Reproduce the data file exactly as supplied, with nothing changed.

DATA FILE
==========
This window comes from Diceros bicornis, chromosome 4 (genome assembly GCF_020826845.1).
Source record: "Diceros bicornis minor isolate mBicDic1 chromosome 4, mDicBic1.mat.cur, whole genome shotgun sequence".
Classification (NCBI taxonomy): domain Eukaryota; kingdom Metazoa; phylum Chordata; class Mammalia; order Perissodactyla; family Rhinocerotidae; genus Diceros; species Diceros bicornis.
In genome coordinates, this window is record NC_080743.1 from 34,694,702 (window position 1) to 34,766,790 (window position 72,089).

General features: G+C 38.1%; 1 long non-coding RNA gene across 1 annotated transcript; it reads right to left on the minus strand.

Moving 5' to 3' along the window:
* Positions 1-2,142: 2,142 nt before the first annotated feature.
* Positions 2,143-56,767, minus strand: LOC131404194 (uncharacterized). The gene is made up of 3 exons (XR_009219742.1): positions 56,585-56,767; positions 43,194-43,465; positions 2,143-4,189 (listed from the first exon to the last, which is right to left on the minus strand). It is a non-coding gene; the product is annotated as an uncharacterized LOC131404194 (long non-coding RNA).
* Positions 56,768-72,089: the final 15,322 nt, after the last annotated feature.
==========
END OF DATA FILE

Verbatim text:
This window comes from Diceros bicornis, chromosome 4 (genome assembly GCF_020826845.1).
Source record: "Diceros bicornis minor isolate mBicDic1 chromosome 4, mDicBic1.mat.cur, whole genome shotgun sequence".
Classification (NCBI taxonomy): domain Eukaryota; kingdom Metazoa; phylum Chordata; class Mammalia; order Perissodactyla; family Rhinocerotidae; genus Diceros; species Diceros bicornis.
In genome coordinates, this window is record NC_080743.1 from 34,694,702 (window position 1) to 34,766,790 (window position 72,089).

General features: G+C 38.1%; 1 long non-coding RNA gene across 1 annotated transcript; it reads right to left on the minus strand.

Moving 5' to 3' along the window:
* Positions 1-2,142: 2,142 nt before the first annotated feature.
* Positions 2,143-56,767, minus strand: LOC131404194 (uncharacterized). The gene is made up of 3 exons (XR_009219742.1): positions 56,585-56,767; positions 43,194-43,465; positions 2,143-4,189 (listed from the first exon to the last, which is right to left on the minus strand). It is a non-coding gene; the product is annotated as an uncharacterized LOC131404194 (long non-coding RNA).
* Positions 56,768-72,089: the final 15,322 nt, after the last annotated feature.